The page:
More Dark Than Spooky, But Still a Good Read
The Uncanny Valley: Tales from a Lost Town by Gregory Miller will probably be one of the hardest books I’ve ever had to review. It’s a collection of spooky/gory/scary/goosebumping short stories from the fiction town of Uncanny Valley in Pennsylvania. It’s a great book for Halloween/fall/early winter, since that’s the time most of the tales are set. And the ending, if you get to it, will leaving you craving for even more chills down your spine.
But the reason I say that it will be one of the hardest books I’ve ever had to review is because there are not many books out there like this that I know of. There aren’t many that try to have individualized stories in a common setting but also with an overarching plot. I enjoyed it, but I enjoyed it once I got to its latter half and saw how all the pieces were coming together. And when looking back to try and find how the stories all connected, I found some gaps. I enjoyed its style when it worked well, but there were moments where I didn’t enjoy its style and found it repetitive. It scared me really good in some parts, but it didn’t scare me in others. And I’m still wondering if it was intentional.
Anyway, let’s carve this pumpkin, hollow out, and examine its seeds and fibers. Shall we?
What I Thought Didn’t Work Well
The Micro/Macro Aspects
For every piece of fiction, I like to think that there are micro-level aspects and macro-level aspects. Micro-level aspects happen on the word, sentence, paragraph, page, chapter, and all successive levels of prose. Macro-level aspects encompass the character, plot, setting, and theme.
While these levels might seem unbalanced, I like to think of them as the yin and yang of story telling. For every character in a story, the writing style associated with them must enhance/reflect them in the diction of their dialogue. For every plot point that happens, the text must have hints of this or have the ability to drag the reader along. For each setting or each place, the writing must be vivid and reflect/enhance that setting.
And in this yin-yang dance, the themes that emerge from the story — whether polticial or psychological or economical or social — are enhanced even more on the micro level and achieve unity.
To put it bluntly, I felt some unity in the story, but not all of it.
Characters, Setting, Style
The Uncanny Valley‘s premise begins with a writing contest. Supposedly, thirty-three entries, all from the same non-existent town of Uncanny Valley, appeared in the contest submissions — some from people, spookily enough, that are known to be deceased.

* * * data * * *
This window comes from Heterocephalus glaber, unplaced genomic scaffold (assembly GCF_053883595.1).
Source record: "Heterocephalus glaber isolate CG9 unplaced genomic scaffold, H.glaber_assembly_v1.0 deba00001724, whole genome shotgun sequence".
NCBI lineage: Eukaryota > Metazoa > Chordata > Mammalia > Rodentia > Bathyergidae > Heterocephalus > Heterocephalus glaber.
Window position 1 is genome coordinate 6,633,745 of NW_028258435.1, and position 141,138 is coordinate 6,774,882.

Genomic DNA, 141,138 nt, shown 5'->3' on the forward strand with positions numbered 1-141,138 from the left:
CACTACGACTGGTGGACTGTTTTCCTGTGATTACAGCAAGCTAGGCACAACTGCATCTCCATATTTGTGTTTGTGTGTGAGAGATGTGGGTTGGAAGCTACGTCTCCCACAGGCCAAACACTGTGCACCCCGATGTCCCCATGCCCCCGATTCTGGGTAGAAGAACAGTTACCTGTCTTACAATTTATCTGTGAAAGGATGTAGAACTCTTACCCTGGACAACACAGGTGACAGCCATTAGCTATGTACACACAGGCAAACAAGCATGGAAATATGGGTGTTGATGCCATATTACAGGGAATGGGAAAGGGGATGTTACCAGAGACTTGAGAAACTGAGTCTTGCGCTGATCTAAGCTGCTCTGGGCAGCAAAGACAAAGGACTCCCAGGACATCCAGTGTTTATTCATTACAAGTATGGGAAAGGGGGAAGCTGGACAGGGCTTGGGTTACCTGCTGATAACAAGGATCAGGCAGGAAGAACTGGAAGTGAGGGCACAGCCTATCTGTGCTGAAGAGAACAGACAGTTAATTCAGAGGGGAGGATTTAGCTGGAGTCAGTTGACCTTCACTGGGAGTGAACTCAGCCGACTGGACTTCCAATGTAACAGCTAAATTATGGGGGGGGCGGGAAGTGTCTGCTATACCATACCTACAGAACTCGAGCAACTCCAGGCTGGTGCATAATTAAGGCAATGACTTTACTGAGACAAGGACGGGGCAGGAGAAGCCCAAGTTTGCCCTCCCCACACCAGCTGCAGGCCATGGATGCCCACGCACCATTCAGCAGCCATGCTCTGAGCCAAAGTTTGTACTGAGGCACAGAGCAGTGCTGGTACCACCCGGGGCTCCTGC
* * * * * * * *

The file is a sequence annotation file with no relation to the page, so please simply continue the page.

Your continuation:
Tick up on the spook scale.
Anyway, most entries have a name, age, and occupation of the author. So you’ve got entries from people ranging from the age of elementary school children to those in retirement. Some of the voices, as a result of their mispellings and dialects, are unique and memorable, while others aren’t. And part of me wants to blame it on the fact that the characters are all from Uncanny Valley and therefore share the same setting, but…
I don’t buy it. If a child author has that distinct a voice, more characters can have distinct voices, even if they are from the same place. I don’t buy setting as an excuse when there is evidence in the story that says otherwise.
For that reason, I thought some of the micro aspects of the work were not as strong as they could have been, which made the story sag in some spots.
However, there were other spots that made the story sing like a ghoulish banshee — in all the right places.
What I Thought Worked Well
The Macro Level: Characters, Plot, Theme
On the macro level, The Uncanny Valley knows how to scare you well. It had the right amount of hook, set-up, and payoff in some stories to send chills down my spine. I don’t want to get into the stories themselves, as that would get into spoiler territory.
But I will say this:
There is one very, very mysterious entry. Without a name, age, or occupation. And what it says on it will make you want answers and at the same time give you none.
Which sort of falls in line with the theme of The Uncanny Valley itself. Thee entires arrive under mysterious, paranormal circumstances. The stories themselves talk about mysterious, paranormal circumstances. In psychology, the term “uncanny valley” refers to the point at which we get scared of a human-like being or face that isn’t human, much like how staring at a doll creeps you out. So in a way, it’s almost a meta-narrative about how things about creepy things freak us out, and that there’s an “uncanny valley” of psychological understanding that we have a hard time reconciling.
I like that kind of cerebral stuff. And I like how the macro level took me there in some of the stories and in some of the stories overall.
Unfortunately, I’m a harsh critic. I am forgiving when it comes to a story with great macro but not enough micro. But when the micro is there and isn’t taken advantage of and impacts my enjoyment of the story, that’s where I draw the line.
When I give a book 5 stars, it’s got to hit all the buttons and keep them pressed from the first page onward. I wanted to give this book 5 stars, and I still think it’s very good in its own right. I’m looking to pick up the sequel. But to me, it feels like the story was thought up at the very end, and that some of the stories were stuffed in there to give it a little more padding than it needed.
Still, I can’t deny this book’s power and strength in the places where it exists.